delanceyplace.com 8/30/10 - freemasonry, americans, and openness
In today's excerpt - Early Americans quickly began to view themselves as exceptional, different and better than Europeans. Part of that exceptionalism was equality, which brought with it openness to strangers. Despite its later reputation for exclusivity, Freemasonry, which was born in the widespread emergence of a middle class, and grew rapidly to fill the human need to belong in a country where high mobility was breaking apart traditional social bonds—was an agent for breaking down class barriers and aiding this new openness. Freemasonry, repudiated the monarchical hierarchy of family and favoritism and helped create a new republican order that rested on 'real Worth and personal Merit':
"Intense local attachments were common to peasants and backward peoples, but educated gentlemen were supposed to be at home anywhere in the world. Indeed, to be free of local prejudices and parochial ties was what defined a liberally educated person. One's humanity was measured by one's ability to relate to strangers, and Americans prided themselves on their hospitality and their treatment of strangers, thus further contributing to the developing myth of their exceptionalism. Indeed, as Crevecoeur pointed out, in America the concept of 'stranger' scarcely seemed to exist: ' A traveler in Europe becomes a stranger as soon as he quits his own kingdom; but it is otherwise here. We know, properly speaking, no strangers; this is every person's country; the variety of our soils, situations, climates, governments, and produce hath something which must please everyone.' 'In what part of the globe,' asked Benjamin Rush, 'was the 'great family of mankind' given as a toast before it was given in the republican states of America?'
"The institution that many Americans believed best embodied these cosmopolitan ideals of fraternity was Freemasonry. Not only did Masonry create enduring national icons (like the pyramid and the all-seeing eye of Providence on the Great Seal of the United States), but it brought people together in new ways and helped fulfill the republican dream of reorganizing social relationships. It was a major means by which thousands of Americans could think of themselves as especially enlightened. ... Many of the Revolutionary leaders, including Washington, Franklin, Samuel Adams, James Otis, Richard Henry Lee, and Hamilton, were members of the fraternity.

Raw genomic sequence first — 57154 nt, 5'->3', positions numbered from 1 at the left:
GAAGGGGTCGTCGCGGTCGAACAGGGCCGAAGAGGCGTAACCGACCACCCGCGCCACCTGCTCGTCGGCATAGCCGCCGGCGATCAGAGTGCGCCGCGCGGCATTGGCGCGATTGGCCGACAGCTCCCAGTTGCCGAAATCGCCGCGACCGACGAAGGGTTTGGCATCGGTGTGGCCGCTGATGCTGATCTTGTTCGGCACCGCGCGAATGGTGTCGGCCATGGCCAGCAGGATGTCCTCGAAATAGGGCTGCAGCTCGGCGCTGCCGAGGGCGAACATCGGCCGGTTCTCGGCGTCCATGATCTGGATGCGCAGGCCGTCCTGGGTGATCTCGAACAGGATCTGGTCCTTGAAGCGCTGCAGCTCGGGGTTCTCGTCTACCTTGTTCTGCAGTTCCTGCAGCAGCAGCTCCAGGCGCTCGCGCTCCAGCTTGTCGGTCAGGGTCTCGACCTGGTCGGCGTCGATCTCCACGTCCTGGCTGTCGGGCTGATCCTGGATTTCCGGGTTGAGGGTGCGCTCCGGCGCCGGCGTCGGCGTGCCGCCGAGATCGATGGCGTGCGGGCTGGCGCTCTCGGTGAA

"Freemasonry was a surrogate religion for enlightened men suspicious of traditional Christianity. It offered ritual, mystery, and communality without the enthusiasm and sectarian bigotry of organized religion. But Masonry was not only an enlightened institution; with the Revolution, it became a republican one as well. As George Washington said, it was 'a lodge for the virtues.' The Masonic lodges had always been places where men who differed in everyday affairs—politically, socially, even religiously—could 'all meet amicably, and converse sociably together.' There in the lodges, the Masons told themselves, 'we discover no estrangement of behavior, nor alienation of affection.' Masonry had always sought and harmony in a society increasingly diverse and fragmented. ...
"In the decades following the Revolution Masonry exploded in numbers, fed by hosts of new recruits from middling levels of the society. There were twenty-one lodges in Massachusetts by 1779; in the next twenty years fifty new ones were created, reaching out to embrace even small isolated communities on the frontiers of the state. Everywhere the same expansion took place. Masonry transformed the social landscape of the early Republic.
"Masonry began emphasizing its role in spreading republican virtue and civilization. It was, declared some New York Masons in 1795, designed to wipe 'away those narrow and contracted Prejudices which are born in Darkness, and fostered in the Lap of Ignorance.' Freemasonry repudiated the monarchical hierarchy of family and favoritism and created a new republican order that rested on 'real Worth and personal Merit' and 'brotherly affection and sincerity.' At the same time, Masonry offered some measure of familiarity and personal relationships to a society that was experiencing greater mobility and increasing numbers of immigrants. It created an 'artificial consanguinity,' declared DeWitt Clinton of New York in 1793, that operated 'with as much force and effect, as the natural relationship of blood.'
"Despite its later reputation for exclusivity, Freemasonry became a way for American males of diverse origins and ranks to be brought together in republican fraternity, including, at least in Boston, free blacks."
|Gordon S. Wood
|Empire of Liberty: A History of the Early Republic, 1789-1815
|Oxford University Press
|Copyright 2009 by Oxford University Press, Inc.